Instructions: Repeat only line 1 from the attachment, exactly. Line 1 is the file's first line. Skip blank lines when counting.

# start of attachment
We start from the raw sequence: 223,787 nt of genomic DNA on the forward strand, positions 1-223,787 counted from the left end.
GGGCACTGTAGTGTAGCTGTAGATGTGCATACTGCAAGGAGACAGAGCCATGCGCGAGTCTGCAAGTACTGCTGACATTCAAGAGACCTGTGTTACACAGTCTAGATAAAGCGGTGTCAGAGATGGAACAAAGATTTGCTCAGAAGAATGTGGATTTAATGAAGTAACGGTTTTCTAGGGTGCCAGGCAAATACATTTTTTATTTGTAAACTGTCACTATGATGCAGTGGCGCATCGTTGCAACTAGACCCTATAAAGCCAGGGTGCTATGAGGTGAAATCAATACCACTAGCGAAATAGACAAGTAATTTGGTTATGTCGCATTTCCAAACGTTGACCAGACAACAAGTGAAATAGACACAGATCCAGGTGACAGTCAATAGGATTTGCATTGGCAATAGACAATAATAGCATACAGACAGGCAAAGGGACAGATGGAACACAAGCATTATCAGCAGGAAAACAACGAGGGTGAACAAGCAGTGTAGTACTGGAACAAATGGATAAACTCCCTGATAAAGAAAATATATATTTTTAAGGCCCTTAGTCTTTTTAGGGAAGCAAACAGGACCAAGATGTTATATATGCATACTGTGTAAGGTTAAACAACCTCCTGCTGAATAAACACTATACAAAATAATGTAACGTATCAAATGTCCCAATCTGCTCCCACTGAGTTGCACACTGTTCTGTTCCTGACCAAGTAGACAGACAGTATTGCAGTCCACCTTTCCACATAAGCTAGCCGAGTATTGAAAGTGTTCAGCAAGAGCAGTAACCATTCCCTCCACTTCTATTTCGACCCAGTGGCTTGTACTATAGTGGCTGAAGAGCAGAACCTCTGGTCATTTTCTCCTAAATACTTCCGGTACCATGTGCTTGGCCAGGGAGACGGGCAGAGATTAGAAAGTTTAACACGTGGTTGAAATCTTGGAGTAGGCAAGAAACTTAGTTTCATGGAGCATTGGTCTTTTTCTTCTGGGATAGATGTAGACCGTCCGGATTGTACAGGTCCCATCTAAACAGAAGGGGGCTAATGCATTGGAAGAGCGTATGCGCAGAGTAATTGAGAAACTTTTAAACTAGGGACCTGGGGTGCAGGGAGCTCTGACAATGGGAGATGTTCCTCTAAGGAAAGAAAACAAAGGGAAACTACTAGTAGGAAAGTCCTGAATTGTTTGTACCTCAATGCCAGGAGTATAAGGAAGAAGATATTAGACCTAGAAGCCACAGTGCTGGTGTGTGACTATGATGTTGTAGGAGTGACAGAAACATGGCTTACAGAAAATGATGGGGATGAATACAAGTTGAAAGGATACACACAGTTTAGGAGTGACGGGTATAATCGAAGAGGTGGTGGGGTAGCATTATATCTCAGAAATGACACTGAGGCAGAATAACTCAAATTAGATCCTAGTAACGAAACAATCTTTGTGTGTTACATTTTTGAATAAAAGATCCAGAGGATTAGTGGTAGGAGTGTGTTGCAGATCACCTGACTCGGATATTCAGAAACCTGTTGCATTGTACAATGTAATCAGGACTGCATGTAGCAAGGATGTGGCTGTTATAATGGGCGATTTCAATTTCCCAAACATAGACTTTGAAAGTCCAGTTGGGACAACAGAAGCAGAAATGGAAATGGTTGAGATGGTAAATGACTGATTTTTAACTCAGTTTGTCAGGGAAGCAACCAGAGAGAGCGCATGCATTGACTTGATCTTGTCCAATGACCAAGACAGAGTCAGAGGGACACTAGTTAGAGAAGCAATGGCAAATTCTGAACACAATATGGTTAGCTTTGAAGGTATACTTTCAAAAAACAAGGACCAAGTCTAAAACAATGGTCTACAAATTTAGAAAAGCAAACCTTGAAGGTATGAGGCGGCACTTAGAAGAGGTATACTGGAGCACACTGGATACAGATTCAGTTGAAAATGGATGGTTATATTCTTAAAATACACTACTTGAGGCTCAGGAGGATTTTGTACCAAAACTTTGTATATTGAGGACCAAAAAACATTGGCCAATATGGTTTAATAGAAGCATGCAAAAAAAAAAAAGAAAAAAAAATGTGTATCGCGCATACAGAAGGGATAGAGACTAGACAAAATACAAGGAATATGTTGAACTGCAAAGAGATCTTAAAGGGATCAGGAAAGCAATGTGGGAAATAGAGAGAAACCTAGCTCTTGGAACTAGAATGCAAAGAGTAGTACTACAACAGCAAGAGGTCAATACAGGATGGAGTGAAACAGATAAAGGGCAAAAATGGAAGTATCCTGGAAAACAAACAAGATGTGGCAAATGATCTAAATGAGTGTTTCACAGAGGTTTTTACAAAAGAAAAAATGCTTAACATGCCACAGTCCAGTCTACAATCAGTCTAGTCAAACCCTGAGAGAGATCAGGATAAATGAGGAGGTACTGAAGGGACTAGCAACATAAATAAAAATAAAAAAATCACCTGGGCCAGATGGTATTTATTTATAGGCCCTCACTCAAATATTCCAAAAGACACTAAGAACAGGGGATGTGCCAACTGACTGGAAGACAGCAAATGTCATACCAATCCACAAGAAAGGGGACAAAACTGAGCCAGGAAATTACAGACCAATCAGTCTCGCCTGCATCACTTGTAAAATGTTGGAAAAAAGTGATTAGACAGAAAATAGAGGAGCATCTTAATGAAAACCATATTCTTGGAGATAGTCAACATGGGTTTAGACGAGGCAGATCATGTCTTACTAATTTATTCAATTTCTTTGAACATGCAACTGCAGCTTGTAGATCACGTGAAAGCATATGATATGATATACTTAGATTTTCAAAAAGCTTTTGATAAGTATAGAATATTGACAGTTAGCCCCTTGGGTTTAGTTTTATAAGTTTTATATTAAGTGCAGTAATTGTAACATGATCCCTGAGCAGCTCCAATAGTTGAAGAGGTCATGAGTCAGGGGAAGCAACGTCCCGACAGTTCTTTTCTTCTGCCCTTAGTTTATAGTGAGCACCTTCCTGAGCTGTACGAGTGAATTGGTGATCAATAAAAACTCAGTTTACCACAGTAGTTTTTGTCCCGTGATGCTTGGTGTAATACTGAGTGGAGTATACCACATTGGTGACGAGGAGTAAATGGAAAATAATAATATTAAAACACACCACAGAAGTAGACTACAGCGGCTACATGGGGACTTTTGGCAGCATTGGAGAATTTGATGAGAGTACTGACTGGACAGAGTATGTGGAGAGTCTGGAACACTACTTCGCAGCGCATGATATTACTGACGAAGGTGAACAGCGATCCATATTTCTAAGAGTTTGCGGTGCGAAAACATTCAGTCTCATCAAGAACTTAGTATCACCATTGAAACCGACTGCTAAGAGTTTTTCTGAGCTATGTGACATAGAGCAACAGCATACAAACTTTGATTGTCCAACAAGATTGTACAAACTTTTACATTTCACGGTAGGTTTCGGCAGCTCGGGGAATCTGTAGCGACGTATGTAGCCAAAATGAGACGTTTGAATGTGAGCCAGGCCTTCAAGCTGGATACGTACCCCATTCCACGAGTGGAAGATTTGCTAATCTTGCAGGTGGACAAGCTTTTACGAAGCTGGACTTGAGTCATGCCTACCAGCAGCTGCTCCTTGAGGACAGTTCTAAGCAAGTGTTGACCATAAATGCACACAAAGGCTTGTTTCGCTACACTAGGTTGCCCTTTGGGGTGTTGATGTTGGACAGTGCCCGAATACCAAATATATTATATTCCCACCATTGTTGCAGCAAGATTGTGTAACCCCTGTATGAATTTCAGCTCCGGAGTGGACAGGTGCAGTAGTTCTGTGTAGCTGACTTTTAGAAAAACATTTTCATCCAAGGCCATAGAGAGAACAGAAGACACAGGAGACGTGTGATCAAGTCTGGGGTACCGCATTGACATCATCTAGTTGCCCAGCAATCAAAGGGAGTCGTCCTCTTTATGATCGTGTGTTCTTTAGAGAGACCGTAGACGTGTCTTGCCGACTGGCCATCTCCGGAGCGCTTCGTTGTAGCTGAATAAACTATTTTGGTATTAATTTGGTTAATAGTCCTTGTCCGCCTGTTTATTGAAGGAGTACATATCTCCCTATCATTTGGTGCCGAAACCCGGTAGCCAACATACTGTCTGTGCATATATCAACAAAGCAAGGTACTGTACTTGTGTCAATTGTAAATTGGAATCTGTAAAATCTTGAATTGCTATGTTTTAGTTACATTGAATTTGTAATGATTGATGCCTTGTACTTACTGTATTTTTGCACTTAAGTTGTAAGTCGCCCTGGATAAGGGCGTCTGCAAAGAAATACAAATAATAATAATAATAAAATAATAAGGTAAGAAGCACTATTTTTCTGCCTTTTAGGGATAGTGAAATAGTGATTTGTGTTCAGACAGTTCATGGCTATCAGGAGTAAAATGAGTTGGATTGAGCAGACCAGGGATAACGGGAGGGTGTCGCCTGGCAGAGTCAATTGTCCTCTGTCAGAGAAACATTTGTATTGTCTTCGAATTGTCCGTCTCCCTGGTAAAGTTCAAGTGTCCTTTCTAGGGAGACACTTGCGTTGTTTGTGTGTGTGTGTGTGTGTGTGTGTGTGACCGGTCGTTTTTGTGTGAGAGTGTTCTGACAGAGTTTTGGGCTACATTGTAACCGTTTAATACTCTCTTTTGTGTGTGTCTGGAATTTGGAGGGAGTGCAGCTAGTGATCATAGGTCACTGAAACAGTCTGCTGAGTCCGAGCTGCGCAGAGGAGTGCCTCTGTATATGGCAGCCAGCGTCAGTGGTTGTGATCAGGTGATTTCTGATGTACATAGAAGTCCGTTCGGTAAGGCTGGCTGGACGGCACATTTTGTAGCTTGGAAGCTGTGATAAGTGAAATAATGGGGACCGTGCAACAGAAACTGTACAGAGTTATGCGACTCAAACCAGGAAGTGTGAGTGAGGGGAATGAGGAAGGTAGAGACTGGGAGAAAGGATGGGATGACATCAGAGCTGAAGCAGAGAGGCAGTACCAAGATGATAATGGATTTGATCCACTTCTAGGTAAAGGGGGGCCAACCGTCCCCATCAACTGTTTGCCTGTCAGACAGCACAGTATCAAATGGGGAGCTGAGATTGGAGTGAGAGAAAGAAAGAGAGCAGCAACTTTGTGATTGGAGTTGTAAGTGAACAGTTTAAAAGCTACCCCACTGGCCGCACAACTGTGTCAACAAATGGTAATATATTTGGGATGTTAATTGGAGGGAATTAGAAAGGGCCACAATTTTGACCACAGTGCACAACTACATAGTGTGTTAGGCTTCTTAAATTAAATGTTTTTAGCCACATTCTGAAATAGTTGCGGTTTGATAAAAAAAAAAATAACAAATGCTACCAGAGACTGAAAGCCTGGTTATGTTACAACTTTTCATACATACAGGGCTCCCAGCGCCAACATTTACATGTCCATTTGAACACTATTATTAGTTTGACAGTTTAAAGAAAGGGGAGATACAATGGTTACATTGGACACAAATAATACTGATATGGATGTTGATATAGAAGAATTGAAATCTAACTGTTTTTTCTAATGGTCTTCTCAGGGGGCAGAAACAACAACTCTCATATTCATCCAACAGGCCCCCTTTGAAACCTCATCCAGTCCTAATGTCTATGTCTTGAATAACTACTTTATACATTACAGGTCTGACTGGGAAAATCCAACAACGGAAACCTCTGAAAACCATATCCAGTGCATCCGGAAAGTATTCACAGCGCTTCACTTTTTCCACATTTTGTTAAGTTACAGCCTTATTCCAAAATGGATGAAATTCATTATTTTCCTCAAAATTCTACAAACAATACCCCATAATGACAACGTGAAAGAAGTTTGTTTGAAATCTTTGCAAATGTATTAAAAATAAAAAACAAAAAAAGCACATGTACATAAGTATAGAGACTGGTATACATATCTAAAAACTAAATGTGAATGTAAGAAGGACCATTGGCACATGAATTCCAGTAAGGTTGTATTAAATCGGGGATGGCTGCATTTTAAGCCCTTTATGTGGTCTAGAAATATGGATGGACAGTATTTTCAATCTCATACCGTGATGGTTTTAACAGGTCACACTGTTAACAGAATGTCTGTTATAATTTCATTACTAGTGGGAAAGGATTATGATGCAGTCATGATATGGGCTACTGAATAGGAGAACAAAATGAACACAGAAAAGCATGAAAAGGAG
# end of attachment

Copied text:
We start from the raw sequence: 223,787 nt of genomic DNA on the forward strand, positions 1-223,787 counted from the left end.